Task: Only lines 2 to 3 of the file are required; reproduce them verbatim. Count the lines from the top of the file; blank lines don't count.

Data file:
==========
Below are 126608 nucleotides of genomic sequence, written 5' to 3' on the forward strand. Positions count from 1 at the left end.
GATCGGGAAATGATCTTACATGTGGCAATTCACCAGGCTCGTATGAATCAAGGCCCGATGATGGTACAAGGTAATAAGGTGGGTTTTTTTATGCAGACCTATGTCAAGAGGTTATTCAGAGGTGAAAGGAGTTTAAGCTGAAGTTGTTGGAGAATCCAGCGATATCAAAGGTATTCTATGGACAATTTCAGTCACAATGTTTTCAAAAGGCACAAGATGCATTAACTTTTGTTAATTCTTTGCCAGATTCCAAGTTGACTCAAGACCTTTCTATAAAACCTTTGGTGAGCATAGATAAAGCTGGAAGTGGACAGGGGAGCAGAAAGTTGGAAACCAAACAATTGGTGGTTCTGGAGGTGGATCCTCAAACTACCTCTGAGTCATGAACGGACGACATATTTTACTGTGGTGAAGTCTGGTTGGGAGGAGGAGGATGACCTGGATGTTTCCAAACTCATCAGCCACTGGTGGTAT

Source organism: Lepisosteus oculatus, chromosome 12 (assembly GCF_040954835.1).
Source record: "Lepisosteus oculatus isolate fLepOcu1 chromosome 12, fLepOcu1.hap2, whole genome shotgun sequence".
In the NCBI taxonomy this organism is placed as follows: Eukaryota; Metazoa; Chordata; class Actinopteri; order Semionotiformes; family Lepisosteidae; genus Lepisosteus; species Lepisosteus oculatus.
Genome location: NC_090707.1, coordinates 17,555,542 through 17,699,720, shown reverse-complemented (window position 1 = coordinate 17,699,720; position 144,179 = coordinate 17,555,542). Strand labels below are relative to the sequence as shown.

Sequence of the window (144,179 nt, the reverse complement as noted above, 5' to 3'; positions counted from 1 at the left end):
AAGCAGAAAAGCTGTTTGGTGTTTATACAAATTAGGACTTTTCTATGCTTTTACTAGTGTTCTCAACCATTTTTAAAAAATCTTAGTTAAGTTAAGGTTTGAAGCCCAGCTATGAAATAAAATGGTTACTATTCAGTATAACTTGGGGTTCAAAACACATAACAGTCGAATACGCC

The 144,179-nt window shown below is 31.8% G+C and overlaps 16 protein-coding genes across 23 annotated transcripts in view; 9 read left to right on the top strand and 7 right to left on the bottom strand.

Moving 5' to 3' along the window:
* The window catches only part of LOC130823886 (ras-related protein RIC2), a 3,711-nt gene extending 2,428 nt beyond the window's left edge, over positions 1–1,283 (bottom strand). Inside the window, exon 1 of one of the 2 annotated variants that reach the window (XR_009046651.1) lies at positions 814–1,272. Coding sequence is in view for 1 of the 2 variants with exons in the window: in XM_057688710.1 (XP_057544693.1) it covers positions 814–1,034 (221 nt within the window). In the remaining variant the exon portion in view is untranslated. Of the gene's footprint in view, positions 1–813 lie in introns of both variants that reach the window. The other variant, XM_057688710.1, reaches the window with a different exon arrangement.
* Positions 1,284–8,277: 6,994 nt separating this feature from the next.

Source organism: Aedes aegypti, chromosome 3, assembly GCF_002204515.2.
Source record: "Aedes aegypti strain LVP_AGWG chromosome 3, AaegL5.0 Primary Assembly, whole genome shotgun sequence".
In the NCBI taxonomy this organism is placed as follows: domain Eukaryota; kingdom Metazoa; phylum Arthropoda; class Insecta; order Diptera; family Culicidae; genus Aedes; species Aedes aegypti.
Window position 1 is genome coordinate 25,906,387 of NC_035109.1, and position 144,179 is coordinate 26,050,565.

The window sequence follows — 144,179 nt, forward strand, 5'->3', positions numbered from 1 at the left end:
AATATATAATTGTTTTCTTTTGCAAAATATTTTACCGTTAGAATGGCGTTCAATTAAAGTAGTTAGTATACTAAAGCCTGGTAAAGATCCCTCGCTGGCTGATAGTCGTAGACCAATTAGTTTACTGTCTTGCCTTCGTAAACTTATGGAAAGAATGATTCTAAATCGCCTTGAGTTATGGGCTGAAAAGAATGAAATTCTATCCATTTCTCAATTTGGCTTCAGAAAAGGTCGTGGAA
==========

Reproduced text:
GATCGGGAAATGATCTTACATGTGGCAATTCACCAGGCTCGTATGAATCAAGGCCCGATGATGGTACAAGGTAATAAGGTGGGTTTTTTTATGCAGACCTATGTCAAGAGGTTATTCAGAGGTGAAAGGAGTTTAAGCTGAAGTTGTTGGAGAATCCAGCGATATCAAAGGTATTCTATGGACAATTTCAGTCACAATGTTTTCAAAAGGCACAAGATGCATTAACTTTTGTTAATTCTTTGCCAGATTCCAAGTTGACTCAAGACCTTTCTATAAAACCTTTGGTGAGCATAGATAAAGCTGGAAGTGGACAGGGGAGCAGAAAGTTGGAAACCAAACAATTGGTGGTTCTGGAGGTGGATCCTCAAACTACCTCTGAGTCATGAACGGACGACATATTTTACTGTGGTGAAGTCTGGTTGGGAGGAGGAGGATGACCTGGATGTTTCCAAACTCATCAGCCACTGGTGGTAT

Source organism: Lepisosteus oculatus, chromosome 12 (assembly GCF_040954835.1).